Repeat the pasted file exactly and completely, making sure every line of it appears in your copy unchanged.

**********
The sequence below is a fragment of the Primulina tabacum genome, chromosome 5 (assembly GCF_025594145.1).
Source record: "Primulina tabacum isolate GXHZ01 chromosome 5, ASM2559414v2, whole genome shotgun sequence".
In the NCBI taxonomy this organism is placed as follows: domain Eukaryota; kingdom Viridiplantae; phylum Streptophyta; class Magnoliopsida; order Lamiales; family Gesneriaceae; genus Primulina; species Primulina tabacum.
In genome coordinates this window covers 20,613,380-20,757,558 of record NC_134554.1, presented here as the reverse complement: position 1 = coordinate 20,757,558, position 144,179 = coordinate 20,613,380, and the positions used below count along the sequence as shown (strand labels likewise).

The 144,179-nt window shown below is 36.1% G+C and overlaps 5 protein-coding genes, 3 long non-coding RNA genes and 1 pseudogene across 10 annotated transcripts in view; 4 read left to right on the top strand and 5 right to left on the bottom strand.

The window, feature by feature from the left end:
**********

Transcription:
The sequence below is a fragment of the Primulina tabacum genome, chromosome 5 (assembly GCF_025594145.1).
Source record: "Primulina tabacum isolate GXHZ01 chromosome 5, ASM2559414v2, whole genome shotgun sequence".
In the NCBI taxonomy this organism is placed as follows: domain Eukaryota; kingdom Viridiplantae; phylum Streptophyta; class Magnoliopsida; order Lamiales; family Gesneriaceae; genus Primulina; species Primulina tabacum.
In genome coordinates this window covers 20,613,380-20,757,558 of record NC_134554.1, presented here as the reverse complement: position 1 = coordinate 20,757,558, position 144,179 = coordinate 20,613,380, and the positions used below count along the sequence as shown (strand labels likewise).

The 144,179-nt window shown below is 36.1% G+C and overlaps 5 protein-coding genes, 3 long non-coding RNA genes and 1 pseudogene across 10 annotated transcripts in view; 4 read left to right on the top strand and 5 right to left on the bottom strand.

The window, feature by feature from the left end: